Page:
When you get enough sleep, you already know you feel better than when you don’t.
There’s proof that repeatedly not getting enough sleep can influence your mood and is correlated to higher rates of depression.
5) Perform reflections
If something goes really wrong in your life, is going back and thinking about it a good idea?
The answer lies in how you do it.
If you go back and ruminate and obsess about the incident, this can cause you to really feel awful about it and be damaging.
But if you re-frame the experience as a learning opportunity, it can be positive to think about it again.
Reflecting on your day, your week, or your life can be a very helpful way to boost your happiness.
It can help you focus on your successes and learn from your mistakes. It gives you personal time to get in touch with your emotions and can help you regulate them better.
Most people either meditate on their reflections or use a journal to write them down. Either way, this habit can help improve your happiness more than constant positive thinking does on its own.
6) Challenge your negative thoughts
We all have negative thoughts at times.
These can be thoughts about ourselves or about external factors, and they’re perfectly natural to have.
People who push positive thinking often believe that you can either banish these thoughts by chasing them away with positivity or ignore them because they don’t serve you.
But if you’re anything like me, these are only short-term solutions, and the negativity will always come back.
Or that’s what I always thought until I started learning to challenge my negative thoughts.
This practice doesn’t ignore them or try to distort them. Instead, it focuses on analysis and deconstruction.
You ask questions to find out the roots of why you’re thinking that thought.
For example, after I lost my job writing for a magazine (yep, I’m that old) I kept thinking, “I’m not good enough.”
I tried to ignore this idea or push it aside, but it kept creeping back into my head.
Until I challenged it.
I asked myself if this was actually true. I looked deeper into why I lost my job.
The company was scaling back operations because paper magazines couldn’t compete with the Internet. But why me? I was relatively new to the job and young. I didn’t have seniority.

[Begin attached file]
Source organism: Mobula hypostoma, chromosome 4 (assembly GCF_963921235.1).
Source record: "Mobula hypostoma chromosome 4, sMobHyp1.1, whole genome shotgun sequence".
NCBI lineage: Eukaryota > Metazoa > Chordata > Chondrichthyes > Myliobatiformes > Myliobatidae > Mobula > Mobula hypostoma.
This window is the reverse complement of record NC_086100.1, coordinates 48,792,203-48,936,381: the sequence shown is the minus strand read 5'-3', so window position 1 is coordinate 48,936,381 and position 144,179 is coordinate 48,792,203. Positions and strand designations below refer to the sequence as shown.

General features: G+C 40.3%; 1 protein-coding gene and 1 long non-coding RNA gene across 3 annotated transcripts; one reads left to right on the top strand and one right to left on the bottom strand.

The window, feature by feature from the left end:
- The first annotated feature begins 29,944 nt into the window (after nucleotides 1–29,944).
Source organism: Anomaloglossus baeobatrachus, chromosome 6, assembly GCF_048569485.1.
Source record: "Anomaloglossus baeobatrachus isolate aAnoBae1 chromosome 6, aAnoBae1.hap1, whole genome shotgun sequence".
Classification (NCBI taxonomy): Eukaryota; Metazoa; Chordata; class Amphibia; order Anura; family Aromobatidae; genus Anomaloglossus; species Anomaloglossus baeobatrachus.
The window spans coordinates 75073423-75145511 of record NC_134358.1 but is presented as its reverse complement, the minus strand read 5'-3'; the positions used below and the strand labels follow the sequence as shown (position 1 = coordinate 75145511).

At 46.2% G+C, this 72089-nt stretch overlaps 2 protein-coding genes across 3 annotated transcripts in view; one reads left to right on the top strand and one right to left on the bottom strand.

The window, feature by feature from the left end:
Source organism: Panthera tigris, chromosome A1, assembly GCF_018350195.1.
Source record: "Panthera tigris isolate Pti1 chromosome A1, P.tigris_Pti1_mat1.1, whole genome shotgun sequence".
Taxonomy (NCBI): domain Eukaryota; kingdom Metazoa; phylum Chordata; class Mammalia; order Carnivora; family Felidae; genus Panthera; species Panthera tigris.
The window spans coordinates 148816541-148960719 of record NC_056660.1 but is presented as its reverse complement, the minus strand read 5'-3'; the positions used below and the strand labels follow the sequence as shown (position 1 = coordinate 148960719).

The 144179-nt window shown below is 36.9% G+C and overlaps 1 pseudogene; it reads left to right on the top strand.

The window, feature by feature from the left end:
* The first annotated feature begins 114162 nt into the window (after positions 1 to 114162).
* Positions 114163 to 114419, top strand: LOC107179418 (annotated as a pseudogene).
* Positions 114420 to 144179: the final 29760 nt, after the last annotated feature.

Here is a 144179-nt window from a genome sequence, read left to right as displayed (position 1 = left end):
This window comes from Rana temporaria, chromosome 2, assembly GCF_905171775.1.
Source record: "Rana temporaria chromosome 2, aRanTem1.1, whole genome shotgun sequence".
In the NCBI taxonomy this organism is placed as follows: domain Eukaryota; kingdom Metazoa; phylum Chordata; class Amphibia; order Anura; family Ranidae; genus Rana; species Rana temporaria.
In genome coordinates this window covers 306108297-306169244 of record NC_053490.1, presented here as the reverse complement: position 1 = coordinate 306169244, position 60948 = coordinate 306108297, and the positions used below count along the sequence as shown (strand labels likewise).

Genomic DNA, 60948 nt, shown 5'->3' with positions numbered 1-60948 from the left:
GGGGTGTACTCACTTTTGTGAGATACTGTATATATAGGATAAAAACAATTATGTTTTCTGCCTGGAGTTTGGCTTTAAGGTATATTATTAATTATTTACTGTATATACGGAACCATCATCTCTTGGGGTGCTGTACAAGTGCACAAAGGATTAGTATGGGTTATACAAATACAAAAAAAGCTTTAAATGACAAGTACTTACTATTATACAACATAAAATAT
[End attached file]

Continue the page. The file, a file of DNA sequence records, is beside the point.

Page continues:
Eventually, I came to realize it wasn’t about my skills or performance, and I was able to drive that negative thought away for good.
7) Organize your time
One of the best things you can do for your happiness is get yourself more time.
If anyone ever tells you that time is money, they’re wrong. Time is a limited resource worth way more than money that can be printed and produced out of nothing.
Even exchanging money for time makes people happier, like when you order food in instead of cooking or pay for a taxi instead of walking (unless you love cooking and free exercise!).
Is there any way you can get more time for free?
I’m not going to advocate quitting your job and living off the land, though admittedly, that might be a huge source of happiness for some people.
All things being equal, the best way to get more time is to be better organized.
Yes, that’s all!
You can cultivate habits like avoiding procrastination or planning out your day each morning, so you use your time more efficiently.
This will lead to less stress and more time to do the things you love, like being happy.
8) Do nice things for others
Don’t you feel wonderful when other people do nice things for you?
Guess what – the feeling is mutual!
I mean that the empathy you feel for others makes you understand and relate to their feelings. That’s why it can feel as good to do something for someone else as it does receiving such an action.
So why not make it a habit to go out of your way to do something nice, caring, and helpful for someone else every day?
This will make lots of people much happier than just thinking positively ever could.
If you focus on these eight habits that will make you happier than constant positive thinking, you’re going to notice a great change in your life.
Little by little, you’ll be able to increase your own happiness and also impact the people around you for the better.
Now, that’s what I call positivity!